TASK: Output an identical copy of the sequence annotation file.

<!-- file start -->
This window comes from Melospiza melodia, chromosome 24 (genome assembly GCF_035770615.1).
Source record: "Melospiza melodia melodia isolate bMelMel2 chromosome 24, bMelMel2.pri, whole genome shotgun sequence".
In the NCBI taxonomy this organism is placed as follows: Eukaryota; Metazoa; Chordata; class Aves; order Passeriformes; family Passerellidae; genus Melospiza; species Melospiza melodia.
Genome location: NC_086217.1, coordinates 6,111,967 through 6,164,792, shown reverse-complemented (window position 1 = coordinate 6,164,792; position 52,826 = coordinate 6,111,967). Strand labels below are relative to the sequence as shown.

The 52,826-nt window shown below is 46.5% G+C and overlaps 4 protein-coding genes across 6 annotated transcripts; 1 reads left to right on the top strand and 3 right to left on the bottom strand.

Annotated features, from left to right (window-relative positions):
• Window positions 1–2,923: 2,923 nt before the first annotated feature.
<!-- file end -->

This window comes from Melospiza melodia, chromosome 24 (genome assembly GCF_035770615.1).
Source record: "Melospiza melodia melodia isolate bMelMel2 chromosome 24, bMelMel2.pri, whole genome shotgun sequence".
In the NCBI taxonomy this organism is placed as follows: Eukaryota; Metazoa; Chordata; class Aves; order Passeriformes; family Passerellidae; genus Melospiza; species Melospiza melodia.
Genome location: NC_086217.1, coordinates 6,111,967 through 6,164,792, shown reverse-complemented (window position 1 = coordinate 6,164,792; position 52,826 = coordinate 6,111,967). Strand labels below are relative to the sequence as shown.

The 52,826-nt window shown below is 46.5% G+C and overlaps 4 protein-coding genes across 6 annotated transcripts; 1 reads left to right on the top strand and 3 right to left on the bottom strand.

Annotated features, from left to right (window-relative positions):
• Window positions 1–2,923: 2,923 nt before the first annotated feature.